Roundup has been the subject of countless lawsuits. One critical case is Monsanto v. Hardeman, 21-241. Bayer has petitioned the U.S. Supreme Court for relief. Recent Court action suggests that the Supreme Court might hear the case. In December the U.S. Supreme Court solicited the Biden administration’s opinion on whether to hear Bayer AG’s appeal of a $25 million award to Edwin Hardeman. Hardeman asserts that decades of exposure to Roundup caused his non-Hodgkin’s lymphoma.
Bayer contends that the Ninth Circuit wrongly affirmed the district court’s decision. The company argues that the Ninth Circuit wrongly decided that FIFRA did not preempt Hardeman’s state-law failure-to-warn claim, despite EPA’s conclusion that such a cancer warning would be false and therefore prohibited by FIFRA. The company asserts that ruling contravenes the Supreme Court’s holding that any state labeling requirement not “genuinely equivalent” to a FIFRA labeling requirement is preempted. Bates v. Dow Agrosciences LLC, 544 U.S. 431, 454 (2005).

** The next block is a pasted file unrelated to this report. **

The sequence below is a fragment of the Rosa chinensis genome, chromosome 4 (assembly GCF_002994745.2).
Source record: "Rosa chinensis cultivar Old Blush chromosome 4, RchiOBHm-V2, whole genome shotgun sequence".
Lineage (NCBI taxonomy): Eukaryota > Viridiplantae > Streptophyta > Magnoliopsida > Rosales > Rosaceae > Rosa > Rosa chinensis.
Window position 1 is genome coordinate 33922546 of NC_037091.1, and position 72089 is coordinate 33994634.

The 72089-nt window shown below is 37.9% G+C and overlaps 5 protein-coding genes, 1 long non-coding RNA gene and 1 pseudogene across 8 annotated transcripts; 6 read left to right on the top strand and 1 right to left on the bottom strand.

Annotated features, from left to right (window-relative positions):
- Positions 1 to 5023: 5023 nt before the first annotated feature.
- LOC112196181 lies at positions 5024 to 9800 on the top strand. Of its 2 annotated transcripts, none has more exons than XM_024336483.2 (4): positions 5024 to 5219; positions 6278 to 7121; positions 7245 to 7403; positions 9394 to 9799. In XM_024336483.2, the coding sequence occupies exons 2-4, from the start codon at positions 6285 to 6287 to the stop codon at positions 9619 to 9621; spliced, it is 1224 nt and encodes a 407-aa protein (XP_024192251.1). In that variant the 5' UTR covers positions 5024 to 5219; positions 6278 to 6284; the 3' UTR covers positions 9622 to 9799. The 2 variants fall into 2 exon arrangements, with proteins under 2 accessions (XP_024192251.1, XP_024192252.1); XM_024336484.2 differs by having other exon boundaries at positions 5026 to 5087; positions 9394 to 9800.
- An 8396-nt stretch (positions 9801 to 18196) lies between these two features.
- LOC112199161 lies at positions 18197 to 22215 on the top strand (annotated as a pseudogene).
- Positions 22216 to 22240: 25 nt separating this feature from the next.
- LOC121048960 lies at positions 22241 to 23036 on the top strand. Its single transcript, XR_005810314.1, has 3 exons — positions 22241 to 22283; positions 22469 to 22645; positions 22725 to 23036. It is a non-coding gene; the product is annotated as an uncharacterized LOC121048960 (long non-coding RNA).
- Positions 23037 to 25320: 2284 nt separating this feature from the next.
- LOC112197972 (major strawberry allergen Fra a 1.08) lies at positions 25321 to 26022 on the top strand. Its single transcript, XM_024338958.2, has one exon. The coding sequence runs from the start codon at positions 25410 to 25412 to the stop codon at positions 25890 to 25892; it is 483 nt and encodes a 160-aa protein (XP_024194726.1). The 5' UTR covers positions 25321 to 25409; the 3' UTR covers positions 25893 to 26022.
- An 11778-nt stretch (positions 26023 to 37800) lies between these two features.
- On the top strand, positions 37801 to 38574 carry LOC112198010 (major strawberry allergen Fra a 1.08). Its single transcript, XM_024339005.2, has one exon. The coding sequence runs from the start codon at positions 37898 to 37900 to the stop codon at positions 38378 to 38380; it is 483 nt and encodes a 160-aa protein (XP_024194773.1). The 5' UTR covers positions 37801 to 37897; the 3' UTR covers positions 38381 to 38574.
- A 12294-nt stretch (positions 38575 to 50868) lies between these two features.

Bayer further argues that the Ninth Circuit wrongly affirmed the admission of expert opinions that glyphosate can cause non-Hodgkin’s lymphoma and caused Hardeman’s cancer specifically, even though those opinions rested on “little more than subjective intuitions” in conflict with Daubert v. Merrell Dow Pharmaceuticals, Inc., 509 U.S. 579, 597 (1993), which requires trial courts to play “a gatekeeping role” to ensure that expert opinions are reliable, and with Federal Rule of Evidence 702, which requires expert opinions to be the product of “reliable principles and methods,” “reliably applied … to the facts of the case,” Fed. R. Evid. 702(c)-(d).
The following groups have filed amici briefs in the case: CropLife America, U.S. Chamber of Commerce, Atlantic Legal Foundation, Lawyers for Civil Justice, Product Liability Advisory Council, Inc., Retail Litigation Center, Inc., and Washington Legal Foundation. In response to the Supreme Court announcement, Bayer released a statement declaring that “[n]ow that the Supreme Court has requested input from the Solicitor General in this case, we will not entertain any further settlement discussions with plaintiff lawyers that are representing a substantial number of Roundup claims.”
It is expected that, before the current Court term ends in late June, the justices will probably say whether or not they will hear the case.